The Canadian Peoples (TCP) is an integrated series of databases comprising 32 million records of Canadians enumerated in seven censuses 1861-1921. TCP makes useable for research the data describing personal, household and community characteristics at ten-year intervals from before Confederation to after the First World War. The principal users will reinterpret the experience of Canada's peoples in a formative era that set the patterns for subsequent generations. Our interdisciplinary collaboration of scholars from demography, geography, economics and history will undertake a series of linked studies leading to a new vision of the changing course of cultural heterogeneity and inequality. The knowledge generated by researchers, in turn, will inform policy-makers concerned with inequality, family, immigration, entrepreneurship, health, work, regional development, youth and aging, urbanization and other critical challenges. TCP will strengthen the training and retention of HQP who combine statistical expertise with social science and historical understandings in preparation for high-skilled employment in the digital economy. It will build new and existing collaborations and centres of research excellence. The ultimate beneficiaries of enriched understanding are the Canadian people who will acquire a deep understanding of the formative decades of Canada in long-term and comparative perspective.

Prof. Kathryn Labelle - Daughters of the Aataentsic
SSHRC Insight Grant, 2017-2020

Daughters Banner

The Daughter of Aataentsic seeks to advance knowledge about the complex relationship between Wendat/Huron/Wyandot women, Feminism, and the colonial regimes of North America by finding out how Wendat women have confronted patriarchal policies and what strategies (if any) were successful. My current research project contributes to, and elaborates on, traditional Indigenous Feminist knowledge by exploring what strategies have been most successful in the historical struggles of seven Wendat women for cultural preservation during the years 1650-2006. Preliminary findings indicate that Wendat women have consistently turned to traditions of "motherwork" – work that is geared towards bettering their community circumstances with the ultimate goal of reinstating a pre-colonial “mother centered” value system. The case studies include women who conducted this type of work through their roles as teachers, missionaries, lawyers, environmentalists, intellectuals, diplomats, and nuns. This project is guided by a Wendat Women's Advisory Council, with representatives from across the Wendat Confederacy.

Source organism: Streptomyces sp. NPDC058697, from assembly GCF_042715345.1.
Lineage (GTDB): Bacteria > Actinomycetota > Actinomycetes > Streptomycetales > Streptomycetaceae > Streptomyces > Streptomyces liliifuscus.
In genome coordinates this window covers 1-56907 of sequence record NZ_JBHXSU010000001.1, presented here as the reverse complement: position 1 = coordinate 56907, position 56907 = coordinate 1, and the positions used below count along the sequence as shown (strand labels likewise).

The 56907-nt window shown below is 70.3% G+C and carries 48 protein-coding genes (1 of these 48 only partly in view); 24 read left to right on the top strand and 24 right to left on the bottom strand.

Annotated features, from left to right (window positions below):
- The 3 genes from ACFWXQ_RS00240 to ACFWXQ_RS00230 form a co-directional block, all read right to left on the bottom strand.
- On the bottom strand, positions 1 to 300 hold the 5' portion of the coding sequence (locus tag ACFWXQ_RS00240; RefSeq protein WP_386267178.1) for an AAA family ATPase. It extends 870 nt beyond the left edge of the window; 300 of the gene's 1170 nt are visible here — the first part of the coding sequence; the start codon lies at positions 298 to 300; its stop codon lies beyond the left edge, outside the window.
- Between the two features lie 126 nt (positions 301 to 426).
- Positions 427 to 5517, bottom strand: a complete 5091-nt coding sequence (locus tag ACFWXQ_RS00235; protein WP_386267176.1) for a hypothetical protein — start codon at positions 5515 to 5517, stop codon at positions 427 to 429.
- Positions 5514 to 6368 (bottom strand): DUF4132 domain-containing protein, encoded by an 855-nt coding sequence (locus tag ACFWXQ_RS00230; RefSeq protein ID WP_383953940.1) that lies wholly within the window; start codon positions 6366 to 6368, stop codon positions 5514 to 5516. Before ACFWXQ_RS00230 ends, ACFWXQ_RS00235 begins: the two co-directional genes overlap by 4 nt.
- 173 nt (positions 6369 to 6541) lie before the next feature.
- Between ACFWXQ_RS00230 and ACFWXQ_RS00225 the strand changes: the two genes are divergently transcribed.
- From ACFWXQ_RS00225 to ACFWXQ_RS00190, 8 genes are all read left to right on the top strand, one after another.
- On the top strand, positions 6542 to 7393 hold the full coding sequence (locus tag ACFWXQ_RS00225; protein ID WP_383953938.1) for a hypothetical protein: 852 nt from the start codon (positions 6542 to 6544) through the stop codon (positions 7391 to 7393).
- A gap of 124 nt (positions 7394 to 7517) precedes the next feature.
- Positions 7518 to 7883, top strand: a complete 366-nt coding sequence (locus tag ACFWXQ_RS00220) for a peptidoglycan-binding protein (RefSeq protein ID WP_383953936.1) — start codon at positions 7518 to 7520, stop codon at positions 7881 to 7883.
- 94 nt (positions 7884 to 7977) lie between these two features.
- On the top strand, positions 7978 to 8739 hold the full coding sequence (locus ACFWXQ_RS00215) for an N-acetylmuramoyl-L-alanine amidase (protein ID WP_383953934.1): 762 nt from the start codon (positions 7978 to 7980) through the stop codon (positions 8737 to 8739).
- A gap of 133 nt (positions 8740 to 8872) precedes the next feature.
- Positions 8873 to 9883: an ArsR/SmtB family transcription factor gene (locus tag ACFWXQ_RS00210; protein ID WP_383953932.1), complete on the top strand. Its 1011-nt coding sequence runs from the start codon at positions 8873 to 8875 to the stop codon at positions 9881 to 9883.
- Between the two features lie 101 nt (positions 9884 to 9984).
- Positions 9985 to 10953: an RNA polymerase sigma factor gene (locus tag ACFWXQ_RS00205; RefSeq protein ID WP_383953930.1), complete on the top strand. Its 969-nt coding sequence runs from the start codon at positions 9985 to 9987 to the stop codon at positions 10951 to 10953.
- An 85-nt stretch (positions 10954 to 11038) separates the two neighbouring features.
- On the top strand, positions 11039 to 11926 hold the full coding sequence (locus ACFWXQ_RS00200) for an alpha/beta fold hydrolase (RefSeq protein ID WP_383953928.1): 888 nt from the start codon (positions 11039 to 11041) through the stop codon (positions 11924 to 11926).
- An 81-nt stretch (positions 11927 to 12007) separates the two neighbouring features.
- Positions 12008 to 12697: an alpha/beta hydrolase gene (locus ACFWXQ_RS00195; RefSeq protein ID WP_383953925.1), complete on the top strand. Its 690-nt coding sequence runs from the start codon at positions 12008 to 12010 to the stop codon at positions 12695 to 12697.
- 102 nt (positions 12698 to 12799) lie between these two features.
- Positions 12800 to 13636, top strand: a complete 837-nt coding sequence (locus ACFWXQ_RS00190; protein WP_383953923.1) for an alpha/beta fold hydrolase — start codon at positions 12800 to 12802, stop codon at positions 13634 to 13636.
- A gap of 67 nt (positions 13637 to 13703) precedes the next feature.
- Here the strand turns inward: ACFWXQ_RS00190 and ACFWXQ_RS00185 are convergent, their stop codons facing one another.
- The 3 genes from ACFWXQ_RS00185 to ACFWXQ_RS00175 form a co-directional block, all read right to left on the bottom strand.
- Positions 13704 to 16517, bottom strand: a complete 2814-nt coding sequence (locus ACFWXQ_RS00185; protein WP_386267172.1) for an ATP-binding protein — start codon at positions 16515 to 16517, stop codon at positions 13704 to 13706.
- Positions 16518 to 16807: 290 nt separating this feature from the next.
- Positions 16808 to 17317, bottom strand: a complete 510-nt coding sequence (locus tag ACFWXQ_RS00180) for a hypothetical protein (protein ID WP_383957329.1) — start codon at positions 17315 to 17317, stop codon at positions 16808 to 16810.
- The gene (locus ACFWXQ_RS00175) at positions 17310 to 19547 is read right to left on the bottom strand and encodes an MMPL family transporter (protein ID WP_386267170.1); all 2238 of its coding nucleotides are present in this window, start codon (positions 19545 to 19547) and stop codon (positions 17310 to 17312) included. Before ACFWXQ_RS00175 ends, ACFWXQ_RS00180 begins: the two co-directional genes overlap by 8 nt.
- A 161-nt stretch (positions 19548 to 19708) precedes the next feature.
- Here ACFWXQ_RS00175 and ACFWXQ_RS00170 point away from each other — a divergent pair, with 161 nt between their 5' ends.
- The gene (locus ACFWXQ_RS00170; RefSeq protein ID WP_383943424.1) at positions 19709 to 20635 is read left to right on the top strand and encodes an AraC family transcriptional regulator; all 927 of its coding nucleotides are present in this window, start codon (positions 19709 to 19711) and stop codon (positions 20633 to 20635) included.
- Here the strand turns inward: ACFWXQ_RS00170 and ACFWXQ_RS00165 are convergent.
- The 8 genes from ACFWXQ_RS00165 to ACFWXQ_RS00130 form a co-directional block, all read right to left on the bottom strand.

Prof. Keith T. Carlson, Maureen Reed, and Craig Harkema - Toward an Indigenous Digital Asset Management System
Social Science and Humanities Research Council, Knowledge Synthesis Grant, 2016-2017
Knowledge Synthesis Grant

Currently, no major research university in Canada has a systematic digital asset management system in place for Indigenous knowledge resources. To advance university efforts to build reconciliation, this project will develop, with community partners, recommendations towards the creation of a robust and genuinely Indigenous Digital Asset Management System. This Indigenous Digital Asset Management System will be a platform that synthesizes previously fragmented, and often inaccessible, Indigenous knowledge databases so that communities and researchers alike can access collections that are preserved and managed in ways that facilitate exciting new collaborations and knowledge mobilization.

Prof. Erika Dyck - Hollywood Hospital: The Highs and Lows of LSD Treatments for Addiction in the 1960s
Social Science and Humanities Research Council, Insight Grant, 2016-2021

The availability of Hollywood Hospital’s patient files provides an unprecedented opportunity to investigate the debate over drug use by shifting away from generalized analyses, or policy imperatives, and instead to concentrate on the plight of addicts themselves and produce a more comprehensive picture of how addiction has been historically treated and conceptualized.  The patient files from Hollywood Hospital offer a closed set of experiences in a particular historical moment when a nascent harm reduction movement embraced LSD as a single-session treatment for alcoholism that welcomed a connection with spiritual, psychological, and social healing in an era before a formalized understanding of the social determinants of health.  The full set of records, in combination with a renewed interest in psychedelic therapies makes this a timely investigation with significant potential to use historical analyses to inform contemporary practices and policy debates.